Measure Twice, Cut Once
Like most of my childhood trips to Baltimore, I ended up in my grandpa’s basement workshop, enjoying the smell of sawdust and glue as swirled around me.
I watched as “Pop Pop” carefully measured a piece of wood, made a small mark with pencil, and then slid it into place next to the table saw.
As he turned it on, the blade began to whir, slowly at first and then angrier with speed. Suddenly, he switched the power back off, removed his goggles, and took the wood away.
He placed it back in front of him, pulled out his measuring tape, and double-checked his previous pencil mark.
I wondered what he was doing when he turned towards me, smiled, and said,
“Always measure twice and cut once. Always.”
When we’re young, it’s hard to follow this sort of advice.
After all, we usually get it from all sides: parents, teachers, and even older siblings who mean well but usually end up frustrating the hell out of us.
As a kid, the above advice didn’t really register. I wasn’t really into woodworking, so I thought, “When would this ever be useful?”
It just so happens that these days, I think about these words a lot.
As you can guess, there are plenty of times in life when measuring twice can make a huge impact. In some cases, it can mean the difference between life and death.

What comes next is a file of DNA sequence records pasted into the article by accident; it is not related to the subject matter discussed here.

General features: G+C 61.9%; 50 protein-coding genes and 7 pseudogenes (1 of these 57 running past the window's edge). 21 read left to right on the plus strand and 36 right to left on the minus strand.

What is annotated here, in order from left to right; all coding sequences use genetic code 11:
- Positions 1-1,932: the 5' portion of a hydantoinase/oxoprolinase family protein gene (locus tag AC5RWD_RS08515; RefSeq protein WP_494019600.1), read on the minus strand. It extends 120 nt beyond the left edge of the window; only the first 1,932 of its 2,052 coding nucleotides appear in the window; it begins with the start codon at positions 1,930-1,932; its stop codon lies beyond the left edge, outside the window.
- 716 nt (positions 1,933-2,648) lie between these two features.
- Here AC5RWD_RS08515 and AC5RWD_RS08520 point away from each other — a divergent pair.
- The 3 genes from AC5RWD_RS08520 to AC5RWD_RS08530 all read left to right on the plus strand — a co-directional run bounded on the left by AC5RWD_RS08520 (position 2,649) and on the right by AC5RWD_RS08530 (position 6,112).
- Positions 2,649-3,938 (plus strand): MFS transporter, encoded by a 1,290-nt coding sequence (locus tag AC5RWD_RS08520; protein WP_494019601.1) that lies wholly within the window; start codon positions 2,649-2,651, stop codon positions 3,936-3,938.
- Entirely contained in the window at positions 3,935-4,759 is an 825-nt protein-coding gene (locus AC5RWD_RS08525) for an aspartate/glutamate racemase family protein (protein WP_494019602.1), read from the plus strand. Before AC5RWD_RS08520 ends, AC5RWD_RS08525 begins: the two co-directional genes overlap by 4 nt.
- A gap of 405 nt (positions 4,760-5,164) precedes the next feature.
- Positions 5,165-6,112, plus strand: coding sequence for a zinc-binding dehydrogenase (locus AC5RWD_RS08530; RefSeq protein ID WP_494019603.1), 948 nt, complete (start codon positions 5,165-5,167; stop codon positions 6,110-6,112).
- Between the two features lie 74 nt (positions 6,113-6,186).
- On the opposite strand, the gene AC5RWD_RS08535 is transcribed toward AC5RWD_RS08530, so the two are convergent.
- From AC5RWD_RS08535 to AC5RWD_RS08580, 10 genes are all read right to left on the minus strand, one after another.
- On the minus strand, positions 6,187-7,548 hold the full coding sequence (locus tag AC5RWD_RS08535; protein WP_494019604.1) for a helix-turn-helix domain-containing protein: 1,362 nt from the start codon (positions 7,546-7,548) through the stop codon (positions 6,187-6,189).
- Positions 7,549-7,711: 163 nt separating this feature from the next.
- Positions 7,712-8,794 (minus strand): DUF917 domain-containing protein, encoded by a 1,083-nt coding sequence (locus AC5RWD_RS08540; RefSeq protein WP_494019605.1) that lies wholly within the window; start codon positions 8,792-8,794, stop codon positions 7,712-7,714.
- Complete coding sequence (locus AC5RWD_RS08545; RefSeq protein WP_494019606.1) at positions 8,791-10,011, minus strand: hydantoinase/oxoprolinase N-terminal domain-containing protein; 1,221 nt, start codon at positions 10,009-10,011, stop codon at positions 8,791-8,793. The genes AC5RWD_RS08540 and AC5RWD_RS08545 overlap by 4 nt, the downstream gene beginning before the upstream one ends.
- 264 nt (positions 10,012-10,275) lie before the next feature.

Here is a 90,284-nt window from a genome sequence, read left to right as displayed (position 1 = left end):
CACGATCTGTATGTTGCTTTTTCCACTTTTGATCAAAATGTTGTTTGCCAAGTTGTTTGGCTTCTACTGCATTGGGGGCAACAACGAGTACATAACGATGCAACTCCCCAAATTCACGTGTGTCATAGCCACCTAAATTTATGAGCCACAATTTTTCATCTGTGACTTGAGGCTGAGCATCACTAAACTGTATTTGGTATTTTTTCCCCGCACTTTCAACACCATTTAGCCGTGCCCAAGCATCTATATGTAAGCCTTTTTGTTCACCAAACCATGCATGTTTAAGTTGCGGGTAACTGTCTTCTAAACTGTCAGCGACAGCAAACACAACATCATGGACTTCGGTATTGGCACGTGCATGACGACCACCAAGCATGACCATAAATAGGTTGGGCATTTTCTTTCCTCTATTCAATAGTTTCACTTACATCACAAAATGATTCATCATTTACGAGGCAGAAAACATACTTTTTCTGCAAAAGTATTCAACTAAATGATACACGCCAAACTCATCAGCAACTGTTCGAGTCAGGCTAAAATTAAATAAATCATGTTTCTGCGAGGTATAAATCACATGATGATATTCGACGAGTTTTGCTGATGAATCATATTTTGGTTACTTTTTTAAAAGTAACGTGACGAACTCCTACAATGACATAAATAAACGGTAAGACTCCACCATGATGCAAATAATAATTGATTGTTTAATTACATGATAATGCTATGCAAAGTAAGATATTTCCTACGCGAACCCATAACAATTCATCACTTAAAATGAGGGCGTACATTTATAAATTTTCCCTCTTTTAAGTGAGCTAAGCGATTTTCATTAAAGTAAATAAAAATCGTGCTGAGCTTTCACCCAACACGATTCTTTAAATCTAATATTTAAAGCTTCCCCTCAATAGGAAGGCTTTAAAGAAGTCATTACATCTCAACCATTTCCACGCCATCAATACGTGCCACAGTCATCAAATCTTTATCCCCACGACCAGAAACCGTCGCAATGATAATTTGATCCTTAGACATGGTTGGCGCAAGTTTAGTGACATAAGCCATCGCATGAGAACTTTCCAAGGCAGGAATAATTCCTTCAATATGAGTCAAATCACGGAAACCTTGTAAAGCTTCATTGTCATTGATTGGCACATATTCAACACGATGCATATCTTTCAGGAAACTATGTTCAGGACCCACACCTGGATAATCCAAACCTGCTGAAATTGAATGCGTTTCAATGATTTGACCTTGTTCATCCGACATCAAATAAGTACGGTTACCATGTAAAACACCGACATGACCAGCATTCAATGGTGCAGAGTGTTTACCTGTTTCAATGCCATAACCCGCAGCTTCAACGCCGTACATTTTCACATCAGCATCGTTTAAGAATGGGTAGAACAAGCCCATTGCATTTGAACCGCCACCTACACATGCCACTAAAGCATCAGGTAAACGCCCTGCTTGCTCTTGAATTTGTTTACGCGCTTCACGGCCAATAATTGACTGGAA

Since I’m not a neurosurgeon, the stakes tend to be a little less dire.
They also tend to be a little less literal. For me, measuring twice and cutting once usually looks like going back through an email before I click, “Send” or combing through a PowerPoint deck before I project it onto a big screen.
Now, I know crafting an email is very different from crafting something with your own two hands, but in today’s world, many of us do our crafting on computers, which means this is where we tend to make most of our mistakes.
Sure, thanks to tools like spell check or Grammarly, measuring has become a whole lot easier, but we can’t always rely on technology to do the work for us.
Sometimes, measuring twice comes way before we even open up our laptops. Personally, I tend to do a lot of my “measuring” in my journal. I jot down projects, plans, and priorities that will eventually help me decide what to cut.
At the same time, notice how the saying is “measure twice, cut once” not “measure 56 times until you psych yourself out and forget to cut once.”
Technology is great, but it can’t strategize for us, it can’t plan for us, and it sure as hell can’t tell us what to cut. This is one of the advantages we have when it comes to being human. We can use our intuition to proactively guide where we want to go, but only if we take the time to listen.
I’m sure if Pop Pop was alive today, he’d stubbornly share that computers are fine, but they can’t replace an honest day’s work.